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'Presumption Against Extraterritoriality' Bars Alien Tort Claim

By Robyn Hagan Cain | Last updated on

A group of Nigerian plaintiffs claim that Royal Dutch Petroleum Company and Shell Transport and Trading Company -- which you probably know as Shell Oil -- aided and abetted the Nigerian government in committing human rights abuses against them. Those abuses included beating, raping, and arresting people, and destroying or looting property.

The plaintiffs sued the oil company in the U.S. under the Alien Tort Statute in 2002. Eleven years later, they have officially lost their case because the presumption against extraterritoriality applies to claims under the ATS, and the statute doesn't rebut that presumption.

In 2010, the Second Circuit Court of Appeals ruled in Kiobel v. Royal Dutch Petroleum that aliens cannot bring ATS claims against foreign companies doing business overseas. Until now, it was the only federal appellate court that felt that way.

The D.C. Circuit, in John Doe VIII et al v. Exxon Mobil Corp et al, and the Ninth Circuit, Sarei v. Rio Tinto, both ruled that aliens can sue under the ATS. In Flomo v. Firestone Natural Rubber Co., the Seventh Circuit Court of Appeals criticized the Kiobel decision’s underlying premise that there is no principle of customary international law that binds a corporation as “incorrect,” and countered that “there is always a first time for litigation to enforce a norm.”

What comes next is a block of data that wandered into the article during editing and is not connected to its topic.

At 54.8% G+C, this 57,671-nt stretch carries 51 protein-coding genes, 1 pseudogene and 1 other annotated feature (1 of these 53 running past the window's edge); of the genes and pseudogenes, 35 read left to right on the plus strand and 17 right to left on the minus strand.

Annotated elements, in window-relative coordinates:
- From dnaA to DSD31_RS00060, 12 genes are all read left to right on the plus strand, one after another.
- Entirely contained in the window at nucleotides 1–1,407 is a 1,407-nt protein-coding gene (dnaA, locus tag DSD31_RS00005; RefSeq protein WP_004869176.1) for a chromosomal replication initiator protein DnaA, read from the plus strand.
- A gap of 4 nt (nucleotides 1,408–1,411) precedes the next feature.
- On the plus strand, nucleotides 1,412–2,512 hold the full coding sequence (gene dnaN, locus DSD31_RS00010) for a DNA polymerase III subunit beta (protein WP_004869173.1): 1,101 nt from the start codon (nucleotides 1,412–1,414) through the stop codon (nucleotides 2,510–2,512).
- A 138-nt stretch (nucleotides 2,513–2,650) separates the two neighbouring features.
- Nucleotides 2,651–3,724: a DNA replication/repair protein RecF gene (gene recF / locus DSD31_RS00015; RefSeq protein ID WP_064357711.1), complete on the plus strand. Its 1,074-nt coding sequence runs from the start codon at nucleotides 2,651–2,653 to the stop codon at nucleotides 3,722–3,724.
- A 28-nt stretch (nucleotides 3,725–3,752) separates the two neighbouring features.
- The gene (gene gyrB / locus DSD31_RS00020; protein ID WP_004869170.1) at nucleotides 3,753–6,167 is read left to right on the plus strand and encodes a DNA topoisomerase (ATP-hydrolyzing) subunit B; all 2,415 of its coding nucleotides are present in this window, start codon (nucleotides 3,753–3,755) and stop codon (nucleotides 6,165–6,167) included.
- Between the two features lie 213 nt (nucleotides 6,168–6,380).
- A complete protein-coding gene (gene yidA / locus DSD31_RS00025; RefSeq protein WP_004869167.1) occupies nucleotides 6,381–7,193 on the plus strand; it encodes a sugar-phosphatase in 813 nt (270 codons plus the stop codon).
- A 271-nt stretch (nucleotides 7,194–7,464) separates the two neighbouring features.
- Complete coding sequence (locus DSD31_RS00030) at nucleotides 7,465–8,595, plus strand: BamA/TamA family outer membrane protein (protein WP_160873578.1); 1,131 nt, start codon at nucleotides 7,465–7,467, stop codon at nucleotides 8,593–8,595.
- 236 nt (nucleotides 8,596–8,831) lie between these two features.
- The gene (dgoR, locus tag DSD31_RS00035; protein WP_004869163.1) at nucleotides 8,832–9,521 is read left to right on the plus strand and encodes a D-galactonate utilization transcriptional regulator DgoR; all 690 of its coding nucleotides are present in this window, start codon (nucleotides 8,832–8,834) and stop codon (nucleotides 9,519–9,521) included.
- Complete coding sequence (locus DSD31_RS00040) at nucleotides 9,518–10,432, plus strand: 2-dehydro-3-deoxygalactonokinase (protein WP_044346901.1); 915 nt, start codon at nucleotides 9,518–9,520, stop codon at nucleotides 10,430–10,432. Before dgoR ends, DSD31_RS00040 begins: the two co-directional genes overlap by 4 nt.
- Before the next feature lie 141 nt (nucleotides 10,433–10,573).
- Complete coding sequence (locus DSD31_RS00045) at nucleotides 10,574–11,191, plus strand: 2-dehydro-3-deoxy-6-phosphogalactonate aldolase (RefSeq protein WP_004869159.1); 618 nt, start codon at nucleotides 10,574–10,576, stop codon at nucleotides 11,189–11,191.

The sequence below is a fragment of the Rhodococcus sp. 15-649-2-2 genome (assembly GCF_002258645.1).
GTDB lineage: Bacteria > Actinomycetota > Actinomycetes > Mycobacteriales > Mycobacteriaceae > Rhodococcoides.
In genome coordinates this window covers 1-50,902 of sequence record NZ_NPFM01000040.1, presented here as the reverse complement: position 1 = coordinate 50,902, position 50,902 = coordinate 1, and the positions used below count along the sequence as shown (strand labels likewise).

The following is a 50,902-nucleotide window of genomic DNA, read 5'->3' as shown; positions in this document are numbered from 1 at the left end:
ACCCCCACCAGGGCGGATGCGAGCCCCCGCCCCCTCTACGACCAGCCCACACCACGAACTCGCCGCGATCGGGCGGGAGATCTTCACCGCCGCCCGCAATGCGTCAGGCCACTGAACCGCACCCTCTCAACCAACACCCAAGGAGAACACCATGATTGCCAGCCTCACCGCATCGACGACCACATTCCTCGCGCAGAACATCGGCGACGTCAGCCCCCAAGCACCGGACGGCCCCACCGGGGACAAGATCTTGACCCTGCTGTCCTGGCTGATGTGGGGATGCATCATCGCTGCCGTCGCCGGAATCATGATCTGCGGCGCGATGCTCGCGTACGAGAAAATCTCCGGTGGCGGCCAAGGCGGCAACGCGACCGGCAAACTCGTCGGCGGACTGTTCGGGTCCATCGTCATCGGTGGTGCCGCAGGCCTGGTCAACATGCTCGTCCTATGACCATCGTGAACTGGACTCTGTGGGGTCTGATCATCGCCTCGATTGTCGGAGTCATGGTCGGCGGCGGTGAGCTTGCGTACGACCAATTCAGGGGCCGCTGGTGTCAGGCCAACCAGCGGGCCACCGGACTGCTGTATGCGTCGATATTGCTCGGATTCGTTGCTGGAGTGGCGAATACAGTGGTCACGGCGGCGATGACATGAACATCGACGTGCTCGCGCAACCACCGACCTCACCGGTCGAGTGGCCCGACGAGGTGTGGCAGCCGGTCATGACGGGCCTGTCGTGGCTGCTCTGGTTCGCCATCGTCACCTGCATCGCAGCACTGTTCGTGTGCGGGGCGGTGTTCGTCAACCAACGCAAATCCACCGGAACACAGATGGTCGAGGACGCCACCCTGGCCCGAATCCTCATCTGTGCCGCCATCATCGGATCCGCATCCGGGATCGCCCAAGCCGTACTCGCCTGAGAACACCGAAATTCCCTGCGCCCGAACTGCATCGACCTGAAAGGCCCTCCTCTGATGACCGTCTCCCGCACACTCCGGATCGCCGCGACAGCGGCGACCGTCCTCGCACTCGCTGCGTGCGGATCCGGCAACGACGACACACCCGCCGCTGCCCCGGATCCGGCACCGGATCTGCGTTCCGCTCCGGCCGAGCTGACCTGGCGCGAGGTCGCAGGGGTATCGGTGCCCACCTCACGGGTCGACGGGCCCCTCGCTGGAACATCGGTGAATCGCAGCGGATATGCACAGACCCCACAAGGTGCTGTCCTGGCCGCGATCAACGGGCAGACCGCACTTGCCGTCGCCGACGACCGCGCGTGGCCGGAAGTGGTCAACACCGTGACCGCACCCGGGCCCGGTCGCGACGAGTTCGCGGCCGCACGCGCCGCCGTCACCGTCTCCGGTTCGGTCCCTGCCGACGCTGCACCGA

But Wednesday, after considering Kiobel in consecutive terms, the Supreme Court unanimously agreed with the Second Circuit that the Nigerian plaintiffs in the case cannot bring their claim under the Alien Tort Statute.

Chief Justice John Roberts, writing for the conservative majority, concluded that the ATS did not provide for “relief for violations of the law of nations occurring outside the United States,” The Washington Post reports.

Justice Stephen Breyer, writing for the liberal block, disagreed with Roberts’ presumption that U.S. laws don’t have extraterritorial reach, and suggested that the ATS could confer jurisdiction when the defendant’s conduct “substantially and adversely affects an important American national interest, and that includes a distinct interest in preventing the United States from becoming a safe harbor (free of civil as well as criminal liability) for a torturer or other common enemy of mankind.”

Unless Congress steps in to amend the ATS, the outcome in Kiobel means that victims of overseas abuses allegedly committed by American companies will be stuck litigating in foreign courts.

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